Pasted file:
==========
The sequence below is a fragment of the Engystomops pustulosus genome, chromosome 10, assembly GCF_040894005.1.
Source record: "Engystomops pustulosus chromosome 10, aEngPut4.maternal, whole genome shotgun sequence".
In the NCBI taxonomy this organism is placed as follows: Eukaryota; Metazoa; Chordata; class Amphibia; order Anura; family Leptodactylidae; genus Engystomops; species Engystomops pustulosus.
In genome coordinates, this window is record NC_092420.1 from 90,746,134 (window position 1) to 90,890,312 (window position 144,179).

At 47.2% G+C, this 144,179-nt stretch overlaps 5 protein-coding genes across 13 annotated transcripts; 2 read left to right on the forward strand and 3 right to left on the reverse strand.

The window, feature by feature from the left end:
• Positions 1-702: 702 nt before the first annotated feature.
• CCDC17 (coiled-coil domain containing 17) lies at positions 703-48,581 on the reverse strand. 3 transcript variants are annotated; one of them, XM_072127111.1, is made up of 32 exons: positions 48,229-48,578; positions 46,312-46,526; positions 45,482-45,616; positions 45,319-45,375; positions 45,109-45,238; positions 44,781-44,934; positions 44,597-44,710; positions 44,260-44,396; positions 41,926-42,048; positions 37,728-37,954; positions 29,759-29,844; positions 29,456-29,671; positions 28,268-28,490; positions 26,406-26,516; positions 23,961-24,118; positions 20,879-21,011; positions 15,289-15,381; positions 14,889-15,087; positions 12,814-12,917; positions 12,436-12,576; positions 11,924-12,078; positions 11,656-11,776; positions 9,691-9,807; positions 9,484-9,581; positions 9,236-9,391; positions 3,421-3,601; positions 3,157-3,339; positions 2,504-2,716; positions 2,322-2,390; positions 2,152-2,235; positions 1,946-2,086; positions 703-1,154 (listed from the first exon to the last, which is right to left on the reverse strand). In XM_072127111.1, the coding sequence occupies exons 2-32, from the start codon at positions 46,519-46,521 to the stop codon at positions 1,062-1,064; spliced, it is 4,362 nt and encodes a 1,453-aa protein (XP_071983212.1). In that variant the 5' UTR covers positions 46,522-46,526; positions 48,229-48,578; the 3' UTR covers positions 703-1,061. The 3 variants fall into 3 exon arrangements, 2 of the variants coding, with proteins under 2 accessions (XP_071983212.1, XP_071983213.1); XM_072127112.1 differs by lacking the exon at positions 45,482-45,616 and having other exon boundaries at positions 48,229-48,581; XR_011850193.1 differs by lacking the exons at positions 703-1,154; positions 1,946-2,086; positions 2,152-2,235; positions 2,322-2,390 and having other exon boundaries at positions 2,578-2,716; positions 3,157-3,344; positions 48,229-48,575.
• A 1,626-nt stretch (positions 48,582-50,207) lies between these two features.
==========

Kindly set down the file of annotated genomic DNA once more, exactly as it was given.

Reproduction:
The sequence below is a fragment of the Engystomops pustulosus genome, chromosome 10, assembly GCF_040894005.1.
Source record: "Engystomops pustulosus chromosome 10, aEngPut4.maternal, whole genome shotgun sequence".
In the NCBI taxonomy this organism is placed as follows: Eukaryota; Metazoa; Chordata; class Amphibia; order Anura; family Leptodactylidae; genus Engystomops; species Engystomops pustulosus.
In genome coordinates, this window is record NC_092420.1 from 90,746,134 (window position 1) to 90,890,312 (window position 144,179).

At 47.2% G+C, this 144,179-nt stretch overlaps 5 protein-coding genes across 13 annotated transcripts; 2 read left to right on the forward strand and 3 right to left on the reverse strand.

The window, feature by feature from the left end:
• Positions 1-702: 702 nt before the first annotated feature.
• CCDC17 (coiled-coil domain containing 17) lies at positions 703-48,581 on the reverse strand. 3 transcript variants are annotated; one of them, XM_072127111.1, is made up of 32 exons: positions 48,229-48,578; positions 46,312-46,526; positions 45,482-45,616; positions 45,319-45,375; positions 45,109-45,238; positions 44,781-44,934; positions 44,597-44,710; positions 44,260-44,396; positions 41,926-42,048; positions 37,728-37,954; positions 29,759-29,844; positions 29,456-29,671; positions 28,268-28,490; positions 26,406-26,516; positions 23,961-24,118; positions 20,879-21,011; positions 15,289-15,381; positions 14,889-15,087; positions 12,814-12,917; positions 12,436-12,576; positions 11,924-12,078; positions 11,656-11,776; positions 9,691-9,807; positions 9,484-9,581; positions 9,236-9,391; positions 3,421-3,601; positions 3,157-3,339; positions 2,504-2,716; positions 2,322-2,390; positions 2,152-2,235; positions 1,946-2,086; positions 703-1,154 (listed from the first exon to the last, which is right to left on the reverse strand). In XM_072127111.1, the coding sequence occupies exons 2-32, from the start codon at positions 46,519-46,521 to the stop codon at positions 1,062-1,064; spliced, it is 4,362 nt and encodes a 1,453-aa protein (XP_071983212.1). In that variant the 5' UTR covers positions 46,522-46,526; positions 48,229-48,578; the 3' UTR covers positions 703-1,061. The 3 variants fall into 3 exon arrangements, 2 of the variants coding, with proteins under 2 accessions (XP_071983212.1, XP_071983213.1); XM_072127112.1 differs by lacking the exon at positions 45,482-45,616 and having other exon boundaries at positions 48,229-48,581; XR_011850193.1 differs by lacking the exons at positions 703-1,154; positions 1,946-2,086; positions 2,152-2,235; positions 2,322-2,390 and having other exon boundaries at positions 2,578-2,716; positions 3,157-3,344; positions 48,229-48,575.
• A 1,626-nt stretch (positions 48,582-50,207) lies between these two features.